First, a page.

Thursday, December 28, 2006

Wizards 114, Bobcats 107

Open Memo to Your top two headlines currently read “Iraqis Brace for Saddam Execution” and “Colorado Braces for New Blizzard.” I’m guessing it’s only a matter of time before we hear about “California Bracing for Ford Funeral.” Let’s go, CNN headline department, you’re putting forth a Vince-Carter-in-Toronto effort right now. I know you’ve got a “Thesaurus” function on your Word program, so make use of it.

Anyway, the Charlotte Bobcats braced for the Washington Wizards on Wednesday. The Wizards, fresh off beheading the Memphis Grizzlies the night before, continued terrorizing the Eastern Conference by throttling us 114-107. We put up a good fight though, spearheaded by a spectacular individual effort by Gerald Wallace. I don’t play fantasy basketball, but I assume that anyone who does would find G-Dub’s performance awesome to the point of being mildly arousing: 40 points, 14 rebounds, 6 steals, and 4 blocks. Emeka Okafor was also his usual studly self, with 14 points and 12 rebounds, and Adam Morrison went for 17 points and 5 assists off the bench. The problem, as usual, was shooting: we hit a smaller percentage of field goals than the Wizards did 3-pointers (42.9% to 43.8%).

How easy is Eddie Jordan’s job nowadays? What does he say in huddles? Does he even draw up plays? Gilbert Arenas is so ridiculously good that any plays a Coach tries to run would be considered micromanaging. In order to look like he’s doing something for the cameras during time-outs, I imagine Jordan pulls out his dry-erase board and begins scribbling, but the whole time he’s probably just saying “Give it to Gil and let him do his thing” while doodling his favorite “Peanuts” characters. This certainly explains why Jordan is one of the more entertaining dressers in the NBA—all that free time gives him ample opportunity to think about how he can spice up his wardrobe. Last night’s purple-and-checkered ensemble was a cross between a used car salesman getup and Jack Nicholson’s Joker from Batman.

In my opinion, Gilbert Arenas is the best player in the League right now. I used a very scientific formula to determine this, and it’s known as the “Hugh Hate Rating.” I hate Arenas, and I mean that as a compliment (as opposed to when I say I hate, say, Brian Scalabrine), because he consistently quashes rallies. Every time the Bobcats come back (we were down 16 in this one), Gilbert will casually begin making 3-pointers like he’s tossing some eggs on a frying pan after just waking up. This has happened repeatedly over the past three seasons and it hasn’t gotten any less demoralizing. Playing against Arenas is like spending two hours building an elaborate model, only to have someone come in and stomp it out in thirty seconds. He scores so effortlessly—particularly from long range—I think it’s actually been detrimental to his career, because he looks like he doesn’t care. In actuality, though, it’s because he’s so strong that it's just not physically taxing.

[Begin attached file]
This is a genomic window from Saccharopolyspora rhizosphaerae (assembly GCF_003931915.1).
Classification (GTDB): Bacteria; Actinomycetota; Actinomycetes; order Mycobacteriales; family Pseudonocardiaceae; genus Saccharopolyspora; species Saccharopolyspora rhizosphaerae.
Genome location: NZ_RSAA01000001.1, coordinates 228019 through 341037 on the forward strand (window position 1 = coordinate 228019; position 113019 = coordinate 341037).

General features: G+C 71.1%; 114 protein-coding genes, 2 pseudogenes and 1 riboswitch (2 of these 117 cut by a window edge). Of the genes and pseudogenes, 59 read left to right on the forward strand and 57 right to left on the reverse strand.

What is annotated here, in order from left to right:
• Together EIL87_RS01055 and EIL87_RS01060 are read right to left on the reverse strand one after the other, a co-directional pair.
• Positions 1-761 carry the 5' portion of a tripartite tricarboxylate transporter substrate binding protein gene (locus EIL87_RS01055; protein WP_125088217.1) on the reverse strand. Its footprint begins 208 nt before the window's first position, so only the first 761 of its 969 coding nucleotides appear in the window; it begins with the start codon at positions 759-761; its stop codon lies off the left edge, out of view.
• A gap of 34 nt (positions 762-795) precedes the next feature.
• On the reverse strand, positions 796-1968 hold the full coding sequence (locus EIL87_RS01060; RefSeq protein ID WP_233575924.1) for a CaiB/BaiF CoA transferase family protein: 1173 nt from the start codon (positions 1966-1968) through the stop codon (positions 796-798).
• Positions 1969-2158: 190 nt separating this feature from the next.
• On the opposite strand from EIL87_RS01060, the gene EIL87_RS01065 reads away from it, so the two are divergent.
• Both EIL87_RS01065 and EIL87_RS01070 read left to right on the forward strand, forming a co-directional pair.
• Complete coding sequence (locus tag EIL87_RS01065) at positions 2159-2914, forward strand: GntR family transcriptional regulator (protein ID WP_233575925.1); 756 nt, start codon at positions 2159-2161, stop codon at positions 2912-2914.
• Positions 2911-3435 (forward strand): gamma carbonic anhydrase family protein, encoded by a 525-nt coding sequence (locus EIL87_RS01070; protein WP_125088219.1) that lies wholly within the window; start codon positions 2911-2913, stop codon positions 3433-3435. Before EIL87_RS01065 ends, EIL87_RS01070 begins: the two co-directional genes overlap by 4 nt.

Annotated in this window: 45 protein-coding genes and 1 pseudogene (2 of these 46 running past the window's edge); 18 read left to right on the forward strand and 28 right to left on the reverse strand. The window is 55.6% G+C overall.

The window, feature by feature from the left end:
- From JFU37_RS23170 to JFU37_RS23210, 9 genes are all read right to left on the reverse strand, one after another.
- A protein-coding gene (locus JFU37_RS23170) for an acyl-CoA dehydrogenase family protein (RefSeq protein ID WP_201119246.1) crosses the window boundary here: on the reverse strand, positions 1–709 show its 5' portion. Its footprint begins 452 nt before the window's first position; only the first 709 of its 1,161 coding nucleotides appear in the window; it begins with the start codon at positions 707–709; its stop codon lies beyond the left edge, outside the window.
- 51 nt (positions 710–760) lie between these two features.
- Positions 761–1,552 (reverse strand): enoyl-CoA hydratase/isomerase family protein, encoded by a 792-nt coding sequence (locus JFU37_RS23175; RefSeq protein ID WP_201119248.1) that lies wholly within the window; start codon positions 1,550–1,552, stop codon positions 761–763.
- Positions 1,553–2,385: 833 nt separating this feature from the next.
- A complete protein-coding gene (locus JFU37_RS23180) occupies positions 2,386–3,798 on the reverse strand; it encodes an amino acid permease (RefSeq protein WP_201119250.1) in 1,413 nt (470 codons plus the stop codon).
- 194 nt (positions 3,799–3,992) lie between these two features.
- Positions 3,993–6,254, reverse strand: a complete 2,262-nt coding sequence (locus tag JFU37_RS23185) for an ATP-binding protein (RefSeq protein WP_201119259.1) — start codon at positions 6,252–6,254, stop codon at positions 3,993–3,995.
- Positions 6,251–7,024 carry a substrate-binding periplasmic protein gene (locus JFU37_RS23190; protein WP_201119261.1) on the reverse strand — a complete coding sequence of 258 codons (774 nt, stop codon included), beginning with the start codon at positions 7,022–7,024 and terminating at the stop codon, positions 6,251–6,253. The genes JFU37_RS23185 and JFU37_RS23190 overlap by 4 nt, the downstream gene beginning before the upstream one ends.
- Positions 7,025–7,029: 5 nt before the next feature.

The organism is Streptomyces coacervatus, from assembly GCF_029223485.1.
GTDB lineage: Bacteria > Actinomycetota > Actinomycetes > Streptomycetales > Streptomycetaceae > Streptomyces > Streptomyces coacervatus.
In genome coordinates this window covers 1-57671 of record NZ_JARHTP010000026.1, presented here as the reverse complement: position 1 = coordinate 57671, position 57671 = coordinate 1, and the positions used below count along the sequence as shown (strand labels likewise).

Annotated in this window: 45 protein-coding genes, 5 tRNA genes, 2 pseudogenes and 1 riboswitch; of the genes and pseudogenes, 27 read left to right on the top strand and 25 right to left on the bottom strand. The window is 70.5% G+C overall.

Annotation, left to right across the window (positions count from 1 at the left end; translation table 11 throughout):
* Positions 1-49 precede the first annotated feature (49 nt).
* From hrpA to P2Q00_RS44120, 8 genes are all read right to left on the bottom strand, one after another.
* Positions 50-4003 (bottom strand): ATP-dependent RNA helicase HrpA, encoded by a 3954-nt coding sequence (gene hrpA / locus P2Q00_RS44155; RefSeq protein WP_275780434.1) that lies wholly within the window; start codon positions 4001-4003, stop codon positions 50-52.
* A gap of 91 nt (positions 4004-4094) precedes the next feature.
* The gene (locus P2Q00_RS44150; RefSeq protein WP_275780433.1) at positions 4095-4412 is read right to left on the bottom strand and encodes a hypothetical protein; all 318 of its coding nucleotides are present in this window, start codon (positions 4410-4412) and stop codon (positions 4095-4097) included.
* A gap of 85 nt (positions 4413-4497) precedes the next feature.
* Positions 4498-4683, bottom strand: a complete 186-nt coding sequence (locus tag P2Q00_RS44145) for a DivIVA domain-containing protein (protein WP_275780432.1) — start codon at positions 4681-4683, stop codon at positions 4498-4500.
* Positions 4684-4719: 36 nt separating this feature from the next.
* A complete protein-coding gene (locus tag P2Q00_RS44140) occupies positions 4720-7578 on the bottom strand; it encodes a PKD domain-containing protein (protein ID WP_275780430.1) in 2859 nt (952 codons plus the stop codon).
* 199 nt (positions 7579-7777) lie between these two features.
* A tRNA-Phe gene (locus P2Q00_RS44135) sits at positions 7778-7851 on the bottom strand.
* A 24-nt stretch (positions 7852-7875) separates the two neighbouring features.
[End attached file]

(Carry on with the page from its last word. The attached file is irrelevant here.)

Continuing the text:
As well as he plays, Arenas also benefits greatly by getting some hearty “Dwyane Wade” treatment from the refs. He was at the line 16 times, and it seemed every one of his possessions resulted in a basket, a whistle, or both. And the Wizards didn’t need any help either, as they shot 72% in the first half and built up a 10-point lead. Poor Raymond Felton, on the other hand, continues to get “Raymond Felton” treatment and was limited with foul trouble. With Felton sitting, Wallace picked it up and Walter Herrmann mysteriously played almost the entire second quarter for us even though Matt Carroll was available—was that intentional? I kept waiting for the cameras to catch Coach Bickerstaff in the following conversation with one of his assistants:

Assistant: Hey, how long are you going to leave Walter out there?
Coach B.: What are you talking about? Walter’s not out—oh $#*%! I thought that was Matt!

Nevertheless, we came all the way back and closed out the third ahead 83-82. Wallace personally outscored the Wizards 18-16 in the quarter, and made FGs in every conceivable fashion: off his own steals, off alley-oops, off back-down moves, and off what looked to be Brendan Haywood’s head at one point. I had to admit I didn’t see this one coming, because generally when the Bobcats are losing big at the half they simply end up losing REALLY big at the end. The only explanation I could come up with was that the Wizards, like me, became confused by this really long “” advertising banner that’s starting popping up on our scorer’s table recently. What is this company/service? I’m still not even sure what it says exactly, because it’s so long you can’t ever get it all on the TV screen at one time.

Bob Johnson’s New Year’s Resolution should be getting us a point guard, especially if we have big guys who are DNPCD (as Othella Harrington and Melvin Ely were last night). We don’t even need anyone great; I’d simply settle for someone who naturally plays the 1. As Raymond headed for the bench with his sixth foul and three minutes to go, I was hoping the cameras would show Brevin Knight suddenly stand up, rip open his suit, Superman-style, revealing a Bobcats jersey underneath, and take the floor. Didn’t happen, unfortunately…

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